MP Stephen Gilbert calls for OFT inquiry into NHS 'pay cartel'
A competition watchdog has been asked to investigate whether a plan to set up a so-called NHS pay cartel in the region is illegal.
A total of 20 NHS organisations have joined the South West Pay Consortium (SWC) which aims to examine future financial challenges.
However St Austell and Newquay MP Stephen Gilbert has called on the Office for Fair Trading (OFT) to launch an inquiry.
The Liberal Democrat MP, who is focused on the Royal Cornwall Hospital Trust's (RCHT) membership of the SWC, said he believed that the organisation could well be acting illegally by signing up.
He said: "The Royal Cornwall Hospital NHS Trust and the other health trusts across the south west in this cartel wants to have their cake and eat it.
"The so-called 'consortium' is hiding behind the NHS badge while riding roughshod over national NHS pay and conditions.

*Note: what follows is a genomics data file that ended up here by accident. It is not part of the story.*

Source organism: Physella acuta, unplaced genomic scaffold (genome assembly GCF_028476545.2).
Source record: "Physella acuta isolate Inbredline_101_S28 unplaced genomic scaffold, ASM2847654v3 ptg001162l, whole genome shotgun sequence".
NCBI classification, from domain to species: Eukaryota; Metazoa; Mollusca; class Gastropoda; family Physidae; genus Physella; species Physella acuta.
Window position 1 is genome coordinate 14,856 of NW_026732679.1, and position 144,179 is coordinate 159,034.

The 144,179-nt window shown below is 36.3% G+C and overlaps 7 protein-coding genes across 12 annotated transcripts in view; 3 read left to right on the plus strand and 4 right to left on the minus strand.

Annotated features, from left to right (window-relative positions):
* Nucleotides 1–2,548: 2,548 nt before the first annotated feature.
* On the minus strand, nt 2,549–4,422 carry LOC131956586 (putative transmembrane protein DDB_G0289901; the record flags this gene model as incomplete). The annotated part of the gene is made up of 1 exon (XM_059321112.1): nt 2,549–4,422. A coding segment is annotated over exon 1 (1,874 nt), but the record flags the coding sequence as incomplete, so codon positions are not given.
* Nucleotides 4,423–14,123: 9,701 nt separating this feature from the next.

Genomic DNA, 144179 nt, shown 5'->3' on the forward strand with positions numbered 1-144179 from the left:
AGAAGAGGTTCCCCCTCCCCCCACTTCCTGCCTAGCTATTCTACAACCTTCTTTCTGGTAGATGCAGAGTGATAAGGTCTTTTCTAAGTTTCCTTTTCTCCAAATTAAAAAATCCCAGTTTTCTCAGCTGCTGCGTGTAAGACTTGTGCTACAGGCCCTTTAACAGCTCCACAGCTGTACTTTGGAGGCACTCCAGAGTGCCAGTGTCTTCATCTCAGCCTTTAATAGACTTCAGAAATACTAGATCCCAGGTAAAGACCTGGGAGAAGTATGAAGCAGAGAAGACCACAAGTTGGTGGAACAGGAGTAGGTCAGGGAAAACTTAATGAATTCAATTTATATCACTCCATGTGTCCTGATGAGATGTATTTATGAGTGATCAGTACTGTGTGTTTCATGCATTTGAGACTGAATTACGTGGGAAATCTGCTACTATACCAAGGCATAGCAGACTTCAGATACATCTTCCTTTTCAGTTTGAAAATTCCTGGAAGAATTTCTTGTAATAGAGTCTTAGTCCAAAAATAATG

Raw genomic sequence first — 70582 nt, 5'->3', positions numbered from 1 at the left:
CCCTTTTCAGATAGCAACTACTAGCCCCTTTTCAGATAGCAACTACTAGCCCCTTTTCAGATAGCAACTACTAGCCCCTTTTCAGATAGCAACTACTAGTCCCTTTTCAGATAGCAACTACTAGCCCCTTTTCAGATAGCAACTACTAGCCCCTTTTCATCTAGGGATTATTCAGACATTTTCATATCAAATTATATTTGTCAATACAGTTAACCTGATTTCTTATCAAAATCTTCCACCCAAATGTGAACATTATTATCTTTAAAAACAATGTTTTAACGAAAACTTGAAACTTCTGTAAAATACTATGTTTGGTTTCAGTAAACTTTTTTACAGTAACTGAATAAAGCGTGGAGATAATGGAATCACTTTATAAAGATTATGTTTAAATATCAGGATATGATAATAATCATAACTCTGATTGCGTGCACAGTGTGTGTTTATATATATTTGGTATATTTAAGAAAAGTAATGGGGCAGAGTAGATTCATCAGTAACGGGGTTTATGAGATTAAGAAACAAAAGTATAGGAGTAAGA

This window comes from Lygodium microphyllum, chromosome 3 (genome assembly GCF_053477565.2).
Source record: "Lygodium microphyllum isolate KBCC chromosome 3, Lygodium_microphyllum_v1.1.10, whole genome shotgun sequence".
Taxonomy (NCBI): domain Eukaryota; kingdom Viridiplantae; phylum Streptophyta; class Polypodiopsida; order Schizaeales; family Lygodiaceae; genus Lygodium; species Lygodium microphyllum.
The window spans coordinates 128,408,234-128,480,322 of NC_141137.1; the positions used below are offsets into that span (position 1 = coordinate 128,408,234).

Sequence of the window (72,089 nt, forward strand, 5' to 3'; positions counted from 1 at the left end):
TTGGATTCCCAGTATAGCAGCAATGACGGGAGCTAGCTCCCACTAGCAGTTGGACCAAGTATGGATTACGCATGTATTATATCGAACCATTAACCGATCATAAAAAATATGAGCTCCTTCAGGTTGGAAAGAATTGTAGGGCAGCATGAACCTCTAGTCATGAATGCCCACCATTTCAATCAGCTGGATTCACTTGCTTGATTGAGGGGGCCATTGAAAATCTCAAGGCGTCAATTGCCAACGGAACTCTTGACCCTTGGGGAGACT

"They are claiming rights as autonomous, independent providers but they are then colluding together as a cartel to fix terms and conditions and their wage costs.
"I believe that this is a potentially illegal cartel and I have asked the OFT to investigate whether what these trusts are doing is within the rules of the NHS."
The SWC, which includes hospital in Exeter, Taunton and Plymouth as well as other NHS trusts, has not released any firm proposals as yet.
Earlier this year, SWC "scoping" documents suggested a number of "staff cost reduction potential opportunities".
These included asking people to work extra hours for no extra pay, reducing unsocial hours allowances and reducing sick pay for new starters.
Unions from across the health spectrum have condemned the thrust of the SWC's work, saying it is an excuse to ditch hard fought pay agreements and drive down pay and conditions.
A spokesman for the SWC refused to comment on Mr Gilbert's call.
An RCHT spokesman also refused to comment specifically on Mr Gilbert's actions, but added: "Like all NHS Trusts across the UK, RCHT faces serious financial and operational challenges, both now and in the future. In considering how we can maintain high quality services and protect employment we have to look at every area where we may be able to make efficiencies."
A spokesman for the OFT said they would consider all submissions.